We can’t just do this day by day. We’ve got to say that this is what this needs to look like over the next 10 years.

And lastly, we have to change the narrative of what we’re talking about. So I try my best not to use “crime” when I’m talking to folks. This is around saving lives. This is reducing homicides and shootings of men and women who are most at risk, and they’re at risk because of the systems that they live in and the environments that they live in. It’s not just because they wake up one day and decide to do something.

Trying to change the language and the narrative is also going to be a big piece of how we move this work forward, because if we can get folks to see the people we’re talking about and the humanity of those folks, then we can get folks to invest differently.

Is there a possibility of a new normal where the violence is much lower than it was before the pandemic?

Yeah, because it wasn’t that low then. Those numbers were still too damn high. At the end of the day, our goal should be moving towards zero, knowing that that might be an impossibility. But if we truly believe, could it not be possible? The goal is to get it as low as you can in each city. And you want to see a reduction every year that’s moving you in that direction.

I live in Louisville, Kentucky, and when I started working in the Office of Safe and Healthy Neighborhoods in Louisville, we had a number of homicides anywhere between 45 and 65 a year. In the last three years, we averaged about 170, which is the wrong way. But that’s because we didn’t invest in the office that we set up. That’s because we didn’t invest in changing the narrative. That’s because we didn’t push policy to change things. We just kept allowing things to get worse.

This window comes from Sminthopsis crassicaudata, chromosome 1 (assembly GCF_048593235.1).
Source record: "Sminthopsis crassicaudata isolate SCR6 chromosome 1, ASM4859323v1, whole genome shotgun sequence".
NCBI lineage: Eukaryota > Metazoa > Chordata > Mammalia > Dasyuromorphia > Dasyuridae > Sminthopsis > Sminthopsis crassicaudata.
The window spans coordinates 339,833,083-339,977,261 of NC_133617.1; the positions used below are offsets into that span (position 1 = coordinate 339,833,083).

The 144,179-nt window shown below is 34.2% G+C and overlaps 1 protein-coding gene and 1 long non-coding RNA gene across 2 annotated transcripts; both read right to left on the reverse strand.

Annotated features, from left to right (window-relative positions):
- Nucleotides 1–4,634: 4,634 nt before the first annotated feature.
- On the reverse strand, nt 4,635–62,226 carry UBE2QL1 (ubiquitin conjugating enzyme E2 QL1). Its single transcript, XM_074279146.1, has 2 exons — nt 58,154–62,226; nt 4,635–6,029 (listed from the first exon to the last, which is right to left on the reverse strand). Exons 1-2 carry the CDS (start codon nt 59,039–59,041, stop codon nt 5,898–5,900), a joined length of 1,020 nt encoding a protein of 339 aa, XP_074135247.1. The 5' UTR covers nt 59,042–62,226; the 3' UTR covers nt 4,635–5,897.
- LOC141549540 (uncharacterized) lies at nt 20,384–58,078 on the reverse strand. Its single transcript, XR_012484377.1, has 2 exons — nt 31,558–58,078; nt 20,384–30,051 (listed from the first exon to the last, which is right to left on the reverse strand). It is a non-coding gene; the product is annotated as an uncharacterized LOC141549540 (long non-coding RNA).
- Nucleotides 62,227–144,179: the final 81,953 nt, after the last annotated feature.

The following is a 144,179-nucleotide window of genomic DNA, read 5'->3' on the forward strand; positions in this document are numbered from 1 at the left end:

Getting back to pre-pandemic numbers does not mean we have done our job. That means we’ve saved more lives, but we have got much more work to do. 

So when we start talking about investing in these models, and people start seeing reductions, and then if they start moving on to something else, the numbers will start climbing back up again. Policy has got to be done, offices have got to be secured, and dollars have got to be invested. And it’s got to be invested for five- or 10-year stretches, and not just year by year. You should not have to fight for a budget every year to do this work. 

So often you see that a city will come in and start a program or put up an office, and then, like you were saying, not invest in it.

It becomes a political football. Folks can say, look what you did, it didn’t do anything. But you only gave it a year. You gave it a year with one person, but you expect these big things to happen. Meanwhile, on the other side of public safety, you invest consistently.